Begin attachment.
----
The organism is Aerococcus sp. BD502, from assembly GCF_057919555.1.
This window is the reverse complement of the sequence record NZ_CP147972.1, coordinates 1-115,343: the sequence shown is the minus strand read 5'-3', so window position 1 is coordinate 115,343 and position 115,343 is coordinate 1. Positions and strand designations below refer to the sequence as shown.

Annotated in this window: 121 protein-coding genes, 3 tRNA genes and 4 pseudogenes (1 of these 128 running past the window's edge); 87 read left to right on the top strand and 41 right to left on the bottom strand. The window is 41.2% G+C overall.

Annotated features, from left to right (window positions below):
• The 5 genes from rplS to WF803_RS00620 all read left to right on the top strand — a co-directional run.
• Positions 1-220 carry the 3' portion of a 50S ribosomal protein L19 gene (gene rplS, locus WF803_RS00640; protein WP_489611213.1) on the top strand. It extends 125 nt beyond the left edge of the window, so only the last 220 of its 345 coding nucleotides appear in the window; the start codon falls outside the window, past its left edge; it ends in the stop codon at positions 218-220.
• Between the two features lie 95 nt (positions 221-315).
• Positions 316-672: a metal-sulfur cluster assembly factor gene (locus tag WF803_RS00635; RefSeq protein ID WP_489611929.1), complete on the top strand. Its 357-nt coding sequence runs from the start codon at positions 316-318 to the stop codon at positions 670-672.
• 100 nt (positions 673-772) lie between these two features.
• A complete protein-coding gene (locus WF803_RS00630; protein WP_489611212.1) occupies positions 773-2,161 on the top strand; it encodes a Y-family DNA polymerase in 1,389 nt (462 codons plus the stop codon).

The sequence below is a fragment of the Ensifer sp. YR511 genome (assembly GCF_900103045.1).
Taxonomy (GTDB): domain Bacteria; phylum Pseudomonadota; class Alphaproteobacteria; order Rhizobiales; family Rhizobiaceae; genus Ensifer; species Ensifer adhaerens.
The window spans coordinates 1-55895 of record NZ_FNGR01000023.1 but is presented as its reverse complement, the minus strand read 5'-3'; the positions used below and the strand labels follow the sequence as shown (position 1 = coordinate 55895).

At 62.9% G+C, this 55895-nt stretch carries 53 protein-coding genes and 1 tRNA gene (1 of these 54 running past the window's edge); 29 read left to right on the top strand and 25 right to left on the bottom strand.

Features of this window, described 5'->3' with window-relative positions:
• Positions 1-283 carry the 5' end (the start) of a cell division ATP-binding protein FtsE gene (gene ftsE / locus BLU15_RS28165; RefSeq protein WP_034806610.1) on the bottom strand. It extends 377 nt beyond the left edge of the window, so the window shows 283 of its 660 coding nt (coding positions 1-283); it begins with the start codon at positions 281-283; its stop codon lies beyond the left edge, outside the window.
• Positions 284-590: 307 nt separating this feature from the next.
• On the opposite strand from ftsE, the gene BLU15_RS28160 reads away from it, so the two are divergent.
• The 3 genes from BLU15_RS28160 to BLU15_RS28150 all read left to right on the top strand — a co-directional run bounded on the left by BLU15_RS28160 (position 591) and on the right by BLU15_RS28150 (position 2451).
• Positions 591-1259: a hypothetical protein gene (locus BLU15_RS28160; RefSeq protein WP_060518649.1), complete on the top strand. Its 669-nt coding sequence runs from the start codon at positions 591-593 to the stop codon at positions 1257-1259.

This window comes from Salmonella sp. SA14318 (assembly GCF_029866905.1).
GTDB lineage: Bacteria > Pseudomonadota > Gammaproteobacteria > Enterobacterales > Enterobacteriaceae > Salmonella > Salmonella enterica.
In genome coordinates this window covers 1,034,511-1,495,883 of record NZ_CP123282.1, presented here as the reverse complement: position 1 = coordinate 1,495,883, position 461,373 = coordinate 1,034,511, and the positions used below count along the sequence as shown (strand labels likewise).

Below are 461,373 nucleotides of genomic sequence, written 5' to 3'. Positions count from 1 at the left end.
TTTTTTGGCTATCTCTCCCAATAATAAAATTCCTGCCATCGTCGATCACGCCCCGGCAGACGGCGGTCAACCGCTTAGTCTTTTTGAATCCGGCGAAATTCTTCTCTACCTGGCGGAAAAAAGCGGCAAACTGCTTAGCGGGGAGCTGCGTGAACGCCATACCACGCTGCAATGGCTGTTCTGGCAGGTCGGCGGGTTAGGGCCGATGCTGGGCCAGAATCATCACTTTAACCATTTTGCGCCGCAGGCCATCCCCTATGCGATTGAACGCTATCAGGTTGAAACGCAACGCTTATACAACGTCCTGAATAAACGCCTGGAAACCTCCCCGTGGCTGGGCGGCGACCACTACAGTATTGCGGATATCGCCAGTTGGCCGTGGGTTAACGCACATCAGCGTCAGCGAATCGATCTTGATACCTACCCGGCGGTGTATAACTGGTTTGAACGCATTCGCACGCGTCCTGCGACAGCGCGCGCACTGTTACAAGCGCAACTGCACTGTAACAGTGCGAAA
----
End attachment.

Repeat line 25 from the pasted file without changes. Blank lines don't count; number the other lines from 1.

TTTTTTGGCTATCTCTCCCAATAATAAAATTCCTGCCATCGTCGATCACGCCCCGGCAGACGGCGGTCAACCGCTTAGTCTTTTTGAATCCGGCGAAATTCTTCTCTACCTGGCGGAAAAAAGCGGCAAACTGCTTAGCGGGGAGCTGCGTGAACGCCATACCACGCTGCAATGGCTGTTCTGGCAGGTCGGCGGGTTAGGGCCGATGCTGGGCCAGAATCATCACTTTAACCATTTTGCGCCGCAGGCCATCCCCTATGCGATTGAACGCTATCAGGTTGAAACGCAACGCTTATACAACGTCCTGAATAAACGCCTGGAAACCTCCCCGTGGCTGGGCGGCGACCACTACAGTATTGCGGATATCGCCAGTTGGCCGTGGGTTAACGCACATCAGCGTCAGCGAATCGATCTTGATACCTACCCGGCGGTGTATAACTGGTTTGAACGCATTCGCACGCGTCCTGCGACAGCGCGCGCACTGTTACAAGCGCAACTGCACTGTAACAGTGCGAAA